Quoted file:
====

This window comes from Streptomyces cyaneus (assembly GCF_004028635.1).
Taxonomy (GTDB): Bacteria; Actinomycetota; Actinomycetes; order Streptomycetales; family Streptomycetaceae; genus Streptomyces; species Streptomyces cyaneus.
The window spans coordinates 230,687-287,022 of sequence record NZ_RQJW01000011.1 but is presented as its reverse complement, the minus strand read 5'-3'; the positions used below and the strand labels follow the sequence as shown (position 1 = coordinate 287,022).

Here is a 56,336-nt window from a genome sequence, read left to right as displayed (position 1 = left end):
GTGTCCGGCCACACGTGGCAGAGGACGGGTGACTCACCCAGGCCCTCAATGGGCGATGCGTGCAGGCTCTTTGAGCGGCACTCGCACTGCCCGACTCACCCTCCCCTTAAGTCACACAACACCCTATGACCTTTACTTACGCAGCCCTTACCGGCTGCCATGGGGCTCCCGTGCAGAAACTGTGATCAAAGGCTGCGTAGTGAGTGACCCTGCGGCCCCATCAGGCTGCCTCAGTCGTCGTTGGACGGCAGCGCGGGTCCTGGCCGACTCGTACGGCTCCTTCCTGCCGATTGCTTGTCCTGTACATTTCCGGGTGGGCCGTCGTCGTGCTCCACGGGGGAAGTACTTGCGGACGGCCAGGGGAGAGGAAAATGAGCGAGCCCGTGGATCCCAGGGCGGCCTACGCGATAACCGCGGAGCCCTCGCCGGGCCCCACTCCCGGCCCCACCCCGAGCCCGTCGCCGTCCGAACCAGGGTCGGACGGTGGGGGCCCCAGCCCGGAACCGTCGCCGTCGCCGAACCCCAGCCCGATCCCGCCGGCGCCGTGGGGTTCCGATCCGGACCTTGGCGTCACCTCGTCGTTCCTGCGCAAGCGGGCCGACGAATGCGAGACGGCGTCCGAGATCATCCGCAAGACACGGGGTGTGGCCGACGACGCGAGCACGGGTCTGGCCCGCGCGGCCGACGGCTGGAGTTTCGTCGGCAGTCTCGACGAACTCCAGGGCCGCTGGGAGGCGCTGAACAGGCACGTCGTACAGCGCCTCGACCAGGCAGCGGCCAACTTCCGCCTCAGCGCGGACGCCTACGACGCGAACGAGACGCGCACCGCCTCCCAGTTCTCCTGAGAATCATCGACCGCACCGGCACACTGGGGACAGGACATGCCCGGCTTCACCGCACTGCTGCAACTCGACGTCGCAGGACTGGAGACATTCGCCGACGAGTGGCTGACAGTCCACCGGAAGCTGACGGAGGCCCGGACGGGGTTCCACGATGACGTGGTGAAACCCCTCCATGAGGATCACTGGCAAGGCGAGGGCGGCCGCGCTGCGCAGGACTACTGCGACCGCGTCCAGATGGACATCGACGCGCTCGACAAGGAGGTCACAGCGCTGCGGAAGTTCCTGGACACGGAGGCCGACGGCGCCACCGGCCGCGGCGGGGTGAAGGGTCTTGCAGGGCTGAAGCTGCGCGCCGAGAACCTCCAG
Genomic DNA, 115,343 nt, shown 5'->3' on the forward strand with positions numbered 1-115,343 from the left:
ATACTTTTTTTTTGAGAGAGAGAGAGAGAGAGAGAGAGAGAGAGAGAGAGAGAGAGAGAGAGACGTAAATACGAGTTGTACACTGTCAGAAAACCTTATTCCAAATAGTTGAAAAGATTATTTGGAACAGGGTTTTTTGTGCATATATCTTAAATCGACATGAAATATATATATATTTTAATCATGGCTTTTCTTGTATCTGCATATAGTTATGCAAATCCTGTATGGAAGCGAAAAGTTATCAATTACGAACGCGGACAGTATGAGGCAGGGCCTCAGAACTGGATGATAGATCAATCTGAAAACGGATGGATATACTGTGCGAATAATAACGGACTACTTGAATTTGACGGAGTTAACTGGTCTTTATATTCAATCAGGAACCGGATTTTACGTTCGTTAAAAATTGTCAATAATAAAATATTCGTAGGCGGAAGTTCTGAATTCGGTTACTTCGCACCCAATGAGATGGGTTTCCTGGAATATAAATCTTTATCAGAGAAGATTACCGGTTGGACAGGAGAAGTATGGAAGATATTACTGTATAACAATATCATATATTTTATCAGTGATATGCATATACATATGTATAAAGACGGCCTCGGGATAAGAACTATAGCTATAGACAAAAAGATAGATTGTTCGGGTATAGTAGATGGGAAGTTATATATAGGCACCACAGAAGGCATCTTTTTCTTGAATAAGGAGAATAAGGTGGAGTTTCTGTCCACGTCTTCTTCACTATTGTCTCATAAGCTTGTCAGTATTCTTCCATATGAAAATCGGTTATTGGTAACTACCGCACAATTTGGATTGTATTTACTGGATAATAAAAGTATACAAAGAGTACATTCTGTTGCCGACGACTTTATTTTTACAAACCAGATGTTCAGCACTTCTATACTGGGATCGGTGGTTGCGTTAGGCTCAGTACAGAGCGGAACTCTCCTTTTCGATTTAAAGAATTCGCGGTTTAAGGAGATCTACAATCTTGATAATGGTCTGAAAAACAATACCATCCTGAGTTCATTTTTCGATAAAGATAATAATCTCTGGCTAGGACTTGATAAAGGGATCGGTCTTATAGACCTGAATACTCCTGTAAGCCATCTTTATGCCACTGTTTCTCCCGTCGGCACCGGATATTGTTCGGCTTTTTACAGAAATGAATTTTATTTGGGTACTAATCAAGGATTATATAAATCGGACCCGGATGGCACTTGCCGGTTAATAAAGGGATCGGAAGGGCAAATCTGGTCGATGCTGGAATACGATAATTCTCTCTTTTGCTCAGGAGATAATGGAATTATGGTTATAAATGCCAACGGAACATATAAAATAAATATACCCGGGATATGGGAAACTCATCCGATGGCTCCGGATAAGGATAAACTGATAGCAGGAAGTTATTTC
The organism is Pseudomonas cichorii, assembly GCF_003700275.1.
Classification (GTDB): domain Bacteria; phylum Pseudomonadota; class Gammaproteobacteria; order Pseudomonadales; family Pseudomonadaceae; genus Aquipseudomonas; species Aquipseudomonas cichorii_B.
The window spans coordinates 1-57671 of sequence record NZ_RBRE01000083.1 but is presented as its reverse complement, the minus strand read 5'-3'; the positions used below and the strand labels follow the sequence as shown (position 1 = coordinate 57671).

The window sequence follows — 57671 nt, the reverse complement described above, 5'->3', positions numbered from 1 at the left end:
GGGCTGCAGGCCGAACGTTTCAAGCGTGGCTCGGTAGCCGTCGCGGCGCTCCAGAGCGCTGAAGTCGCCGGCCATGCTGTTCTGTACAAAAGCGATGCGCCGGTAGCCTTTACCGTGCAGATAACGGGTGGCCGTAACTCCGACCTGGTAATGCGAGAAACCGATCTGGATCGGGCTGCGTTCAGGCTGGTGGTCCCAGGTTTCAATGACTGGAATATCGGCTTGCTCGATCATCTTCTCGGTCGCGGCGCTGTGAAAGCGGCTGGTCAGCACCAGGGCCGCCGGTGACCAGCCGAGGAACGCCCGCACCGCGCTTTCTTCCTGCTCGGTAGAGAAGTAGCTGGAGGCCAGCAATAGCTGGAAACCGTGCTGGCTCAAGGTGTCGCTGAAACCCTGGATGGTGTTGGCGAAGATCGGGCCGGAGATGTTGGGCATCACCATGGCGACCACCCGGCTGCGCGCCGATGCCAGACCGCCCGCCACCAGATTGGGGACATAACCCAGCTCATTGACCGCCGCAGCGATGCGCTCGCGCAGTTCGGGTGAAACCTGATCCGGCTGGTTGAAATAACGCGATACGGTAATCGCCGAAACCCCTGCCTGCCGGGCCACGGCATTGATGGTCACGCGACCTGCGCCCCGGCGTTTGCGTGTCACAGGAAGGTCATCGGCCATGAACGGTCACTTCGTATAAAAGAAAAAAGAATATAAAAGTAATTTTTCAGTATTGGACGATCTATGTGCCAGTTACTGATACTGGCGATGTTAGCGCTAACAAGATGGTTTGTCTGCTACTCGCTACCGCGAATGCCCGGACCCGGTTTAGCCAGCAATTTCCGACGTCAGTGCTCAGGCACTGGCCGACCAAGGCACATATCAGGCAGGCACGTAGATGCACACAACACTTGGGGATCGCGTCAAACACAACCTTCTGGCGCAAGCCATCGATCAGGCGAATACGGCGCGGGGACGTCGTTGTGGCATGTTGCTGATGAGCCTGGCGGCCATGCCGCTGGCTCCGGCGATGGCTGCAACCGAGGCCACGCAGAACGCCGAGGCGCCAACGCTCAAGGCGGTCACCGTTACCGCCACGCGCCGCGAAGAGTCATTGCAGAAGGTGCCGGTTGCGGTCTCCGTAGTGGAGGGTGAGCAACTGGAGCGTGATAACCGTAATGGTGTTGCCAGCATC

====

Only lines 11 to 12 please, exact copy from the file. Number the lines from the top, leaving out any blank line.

The window sequence follows — 57671 nt, the reverse complement described above, 5'->3', positions numbered from 1 at the left end:
GGGCTGCAGGCCGAACGTTTCAAGCGTGGCTCGGTAGCCGTCGCGGCGCTCCAGAGCGCTGAAGTCGCCGGCCATGCTGTTCTGTACAAAAGCGATGCGCCGGTAGCCTTTACCGTGCAGATAACGGGTGGCCGTAACTCCGACCTGGTAATGCGAGAAACCGATCTGGATCGGGCTGCGTTCAGGCTGGTGGTCCCAGGTTTCAATGACTGGAATATCGGCTTGCTCGATCATCTTCTCGGTCGCGGCGCTGTGAAAGCGGCTGGTCAGCACCAGGGCCGCCGGTGACCAGCCGAGGAACGCCCGCACCGCGCTTTCTTCCTGCTCGGTAGAGAAGTAGCTGGAGGCCAGCAATAGCTGGAAACCGTGCTGGCTCAAGGTGTCGCTGAAACCCTGGATGGTGTTGGCGAAGATCGGGCCGGAGATGTTGGGCATCACCATGGCGACCACCCGGCTGCGCGCCGATGCCAGACCGCCCGCCACCAGATTGGGGACATAACCCAGCTCATTGACCGCCGCAGCGATGCGCTCGCGCAGTTCGGGTGAAACCTGATCCGGCTGGTTGAAATAACGCGATACGGTAATCGCCGAAACCCCTGCCTGCCGGGCCACGGCATTGATGGTCACGCGACCTGCGCCCCGGCGTTTGCGTGTCACAGGAAGGTCATCGGCCATGAACGGTCACTTCGTATAAAAGAAAAAAGAATATAAAAGTAATTTTTCAGTATTGGACGATCTATGTGCCAGTTACTGATACTGGCGATGTTAGCGCTAACAAGATGGTTTGTCTGCTACTCGCTACCGCGAATGCCCGGACCCGGTTTAGCCAGCAATTTCCGACGTCAGTGCTCAGGCACTGGCCGACCAAGGCACATATCAGGCAGGCACGTAGATGCACACAACACTTGGGGATCGCGTCAAACACAACCTTCTGGCGCAAGCCATCGATCAGGCGAATACGGCGCGGGGACGTCGTTGTGGCATGTTGCTGATGAGCCTGGCGGCCATGCCGCTGGCTCCGGCGATGGCTGCAACCGAGGCCACGCAGAACGCCGAGGCGCCAACGCTCAAGGCGGTCACCGTTACCGCCACGCGCCGCGAAGAGTCATTGCAGAAGGTGCCGGTTGCGGTCTCCGTAGTGGAGGGTGAGCAACTGGAGCGTGATAACCGTAATGGTGTTGCCAGCATC